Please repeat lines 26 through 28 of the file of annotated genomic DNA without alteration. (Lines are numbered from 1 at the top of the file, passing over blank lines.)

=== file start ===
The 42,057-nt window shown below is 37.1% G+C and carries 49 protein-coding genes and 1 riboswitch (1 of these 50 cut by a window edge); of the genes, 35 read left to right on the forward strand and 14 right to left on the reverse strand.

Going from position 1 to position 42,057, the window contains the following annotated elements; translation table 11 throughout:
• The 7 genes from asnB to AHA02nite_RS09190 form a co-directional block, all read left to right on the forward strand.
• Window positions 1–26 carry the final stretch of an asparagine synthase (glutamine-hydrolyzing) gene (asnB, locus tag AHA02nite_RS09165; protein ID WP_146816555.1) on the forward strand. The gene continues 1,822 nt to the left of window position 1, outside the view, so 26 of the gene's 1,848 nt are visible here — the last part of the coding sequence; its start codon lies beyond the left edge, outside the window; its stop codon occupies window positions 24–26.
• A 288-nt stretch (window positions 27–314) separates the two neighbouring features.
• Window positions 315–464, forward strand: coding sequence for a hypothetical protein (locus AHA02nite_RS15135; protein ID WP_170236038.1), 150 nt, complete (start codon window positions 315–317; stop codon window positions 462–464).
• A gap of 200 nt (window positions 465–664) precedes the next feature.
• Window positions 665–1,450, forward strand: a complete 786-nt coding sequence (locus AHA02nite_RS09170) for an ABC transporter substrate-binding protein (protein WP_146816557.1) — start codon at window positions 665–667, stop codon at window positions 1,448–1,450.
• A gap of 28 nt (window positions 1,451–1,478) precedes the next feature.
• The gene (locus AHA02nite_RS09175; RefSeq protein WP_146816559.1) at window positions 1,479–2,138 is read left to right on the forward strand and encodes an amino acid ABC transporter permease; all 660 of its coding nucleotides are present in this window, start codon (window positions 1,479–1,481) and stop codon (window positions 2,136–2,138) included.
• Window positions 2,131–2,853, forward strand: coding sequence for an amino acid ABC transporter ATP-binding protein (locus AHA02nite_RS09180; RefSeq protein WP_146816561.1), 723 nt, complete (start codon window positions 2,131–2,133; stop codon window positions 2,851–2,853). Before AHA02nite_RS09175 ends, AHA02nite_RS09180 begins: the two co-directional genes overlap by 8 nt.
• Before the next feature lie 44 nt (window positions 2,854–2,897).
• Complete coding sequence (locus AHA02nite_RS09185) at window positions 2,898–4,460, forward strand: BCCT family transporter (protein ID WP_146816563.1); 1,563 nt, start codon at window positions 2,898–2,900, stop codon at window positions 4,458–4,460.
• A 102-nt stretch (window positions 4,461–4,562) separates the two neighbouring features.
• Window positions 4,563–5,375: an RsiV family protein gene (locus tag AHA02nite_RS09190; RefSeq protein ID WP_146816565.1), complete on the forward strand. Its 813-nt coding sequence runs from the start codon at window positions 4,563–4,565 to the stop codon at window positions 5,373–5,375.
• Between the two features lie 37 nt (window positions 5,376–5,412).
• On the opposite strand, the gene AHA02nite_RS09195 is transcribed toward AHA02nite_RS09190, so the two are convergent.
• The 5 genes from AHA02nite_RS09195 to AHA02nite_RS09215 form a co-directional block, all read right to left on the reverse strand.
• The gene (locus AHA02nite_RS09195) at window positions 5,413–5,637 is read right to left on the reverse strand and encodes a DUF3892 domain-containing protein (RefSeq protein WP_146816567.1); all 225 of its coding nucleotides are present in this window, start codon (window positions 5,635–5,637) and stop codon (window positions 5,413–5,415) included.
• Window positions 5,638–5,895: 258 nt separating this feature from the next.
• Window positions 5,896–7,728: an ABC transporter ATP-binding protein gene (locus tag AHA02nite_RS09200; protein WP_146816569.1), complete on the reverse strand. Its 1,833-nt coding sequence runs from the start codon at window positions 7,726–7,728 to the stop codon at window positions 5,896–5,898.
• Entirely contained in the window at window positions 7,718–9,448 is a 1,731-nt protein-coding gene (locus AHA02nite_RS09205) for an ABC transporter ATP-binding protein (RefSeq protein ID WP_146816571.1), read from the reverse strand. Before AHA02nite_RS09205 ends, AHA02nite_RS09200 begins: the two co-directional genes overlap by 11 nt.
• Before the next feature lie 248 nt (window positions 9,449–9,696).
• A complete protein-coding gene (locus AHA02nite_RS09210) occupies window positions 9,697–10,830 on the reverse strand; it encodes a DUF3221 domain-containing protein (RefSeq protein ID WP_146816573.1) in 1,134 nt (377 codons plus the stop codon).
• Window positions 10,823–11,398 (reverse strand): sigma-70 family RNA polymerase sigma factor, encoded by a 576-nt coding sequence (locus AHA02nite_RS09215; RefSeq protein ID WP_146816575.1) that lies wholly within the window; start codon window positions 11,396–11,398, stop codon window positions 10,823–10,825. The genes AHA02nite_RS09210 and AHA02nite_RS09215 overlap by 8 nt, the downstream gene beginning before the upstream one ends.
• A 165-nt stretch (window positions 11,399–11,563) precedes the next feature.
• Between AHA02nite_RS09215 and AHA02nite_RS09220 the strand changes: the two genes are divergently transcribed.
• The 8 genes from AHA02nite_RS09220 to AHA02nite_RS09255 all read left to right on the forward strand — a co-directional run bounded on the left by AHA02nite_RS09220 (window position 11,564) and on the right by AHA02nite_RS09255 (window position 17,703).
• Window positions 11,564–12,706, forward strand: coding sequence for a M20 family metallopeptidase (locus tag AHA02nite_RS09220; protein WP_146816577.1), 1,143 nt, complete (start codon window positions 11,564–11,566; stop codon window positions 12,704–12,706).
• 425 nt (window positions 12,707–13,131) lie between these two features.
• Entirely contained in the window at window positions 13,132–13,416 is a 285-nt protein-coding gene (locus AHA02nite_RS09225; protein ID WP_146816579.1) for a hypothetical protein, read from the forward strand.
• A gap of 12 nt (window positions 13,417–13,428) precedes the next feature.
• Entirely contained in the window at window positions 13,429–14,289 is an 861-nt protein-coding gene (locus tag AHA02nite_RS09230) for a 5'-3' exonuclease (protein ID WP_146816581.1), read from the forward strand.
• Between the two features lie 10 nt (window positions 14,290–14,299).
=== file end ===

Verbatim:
• A 165-nt stretch (window positions 11,399–11,563) precedes the next feature.
• Between AHA02nite_RS09215 and AHA02nite_RS09220 the strand changes: the two genes are divergently transcribed.
• The 8 genes from AHA02nite_RS09220 to AHA02nite_RS09255 all read left to right on the forward strand — a co-directional run bounded on the left by AHA02nite_RS09220 (window position 11,564) and on the right by AHA02nite_RS09255 (window position 17,703).